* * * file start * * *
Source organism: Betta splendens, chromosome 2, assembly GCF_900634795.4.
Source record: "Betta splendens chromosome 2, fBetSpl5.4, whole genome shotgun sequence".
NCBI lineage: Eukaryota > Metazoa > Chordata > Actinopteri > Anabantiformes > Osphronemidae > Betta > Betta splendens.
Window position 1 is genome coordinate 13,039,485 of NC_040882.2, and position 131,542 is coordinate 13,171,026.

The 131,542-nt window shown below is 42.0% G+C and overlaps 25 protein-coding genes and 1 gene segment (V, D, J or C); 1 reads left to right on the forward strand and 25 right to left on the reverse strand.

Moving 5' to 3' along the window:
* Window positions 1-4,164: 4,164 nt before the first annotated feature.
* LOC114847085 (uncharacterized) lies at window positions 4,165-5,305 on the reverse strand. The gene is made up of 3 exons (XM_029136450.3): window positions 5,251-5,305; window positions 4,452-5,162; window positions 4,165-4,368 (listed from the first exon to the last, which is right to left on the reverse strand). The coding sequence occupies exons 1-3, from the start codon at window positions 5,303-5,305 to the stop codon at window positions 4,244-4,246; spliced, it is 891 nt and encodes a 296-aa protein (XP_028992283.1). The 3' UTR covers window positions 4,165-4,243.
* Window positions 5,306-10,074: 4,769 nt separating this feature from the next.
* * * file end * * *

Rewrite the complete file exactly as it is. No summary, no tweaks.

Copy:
Source organism: Betta splendens, chromosome 2, assembly GCF_900634795.4.
Source record: "Betta splendens chromosome 2, fBetSpl5.4, whole genome shotgun sequence".
NCBI lineage: Eukaryota > Metazoa > Chordata > Actinopteri > Anabantiformes > Osphronemidae > Betta > Betta splendens.
Window position 1 is genome coordinate 13,039,485 of NC_040882.2, and position 131,542 is coordinate 13,171,026.

The 131,542-nt window shown below is 42.0% G+C and overlaps 25 protein-coding genes and 1 gene segment (V, D, J or C); 1 reads left to right on the forward strand and 25 right to left on the reverse strand.

Moving 5' to 3' along the window:
* Window positions 1-4,164: 4,164 nt before the first annotated feature.
* LOC114847085 (uncharacterized) lies at window positions 4,165-5,305 on the reverse strand. The gene is made up of 3 exons (XM_029136450.3): window positions 5,251-5,305; window positions 4,452-5,162; window positions 4,165-4,368 (listed from the first exon to the last, which is right to left on the reverse strand). The coding sequence occupies exons 1-3, from the start codon at window positions 5,303-5,305 to the stop codon at window positions 4,244-4,246; spliced, it is 891 nt and encodes a 296-aa protein (XP_028992283.1). The 3' UTR covers window positions 4,165-4,243.
* Window positions 5,306-10,074: 4,769 nt separating this feature from the next.